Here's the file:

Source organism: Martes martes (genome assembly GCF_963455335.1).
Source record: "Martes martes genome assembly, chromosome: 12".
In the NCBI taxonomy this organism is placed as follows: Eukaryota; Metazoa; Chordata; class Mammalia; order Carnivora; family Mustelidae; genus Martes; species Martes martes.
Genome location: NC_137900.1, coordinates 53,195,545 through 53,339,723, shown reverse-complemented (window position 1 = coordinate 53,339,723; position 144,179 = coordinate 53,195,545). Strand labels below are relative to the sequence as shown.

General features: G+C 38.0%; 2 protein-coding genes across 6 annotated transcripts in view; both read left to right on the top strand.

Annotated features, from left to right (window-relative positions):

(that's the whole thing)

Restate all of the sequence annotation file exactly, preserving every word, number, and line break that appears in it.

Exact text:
Source organism: Martes martes (genome assembly GCF_963455335.1).
Source record: "Martes martes genome assembly, chromosome: 12".
In the NCBI taxonomy this organism is placed as follows: Eukaryota; Metazoa; Chordata; class Mammalia; order Carnivora; family Mustelidae; genus Martes; species Martes martes.
Genome location: NC_137900.1, coordinates 53,195,545 through 53,339,723, shown reverse-complemented (window position 1 = coordinate 53,339,723; position 144,179 = coordinate 53,195,545). Strand labels below are relative to the sequence as shown.

General features: G+C 38.0%; 2 protein-coding genes across 6 annotated transcripts in view; both read left to right on the top strand.

Annotated features, from left to right (window-relative positions):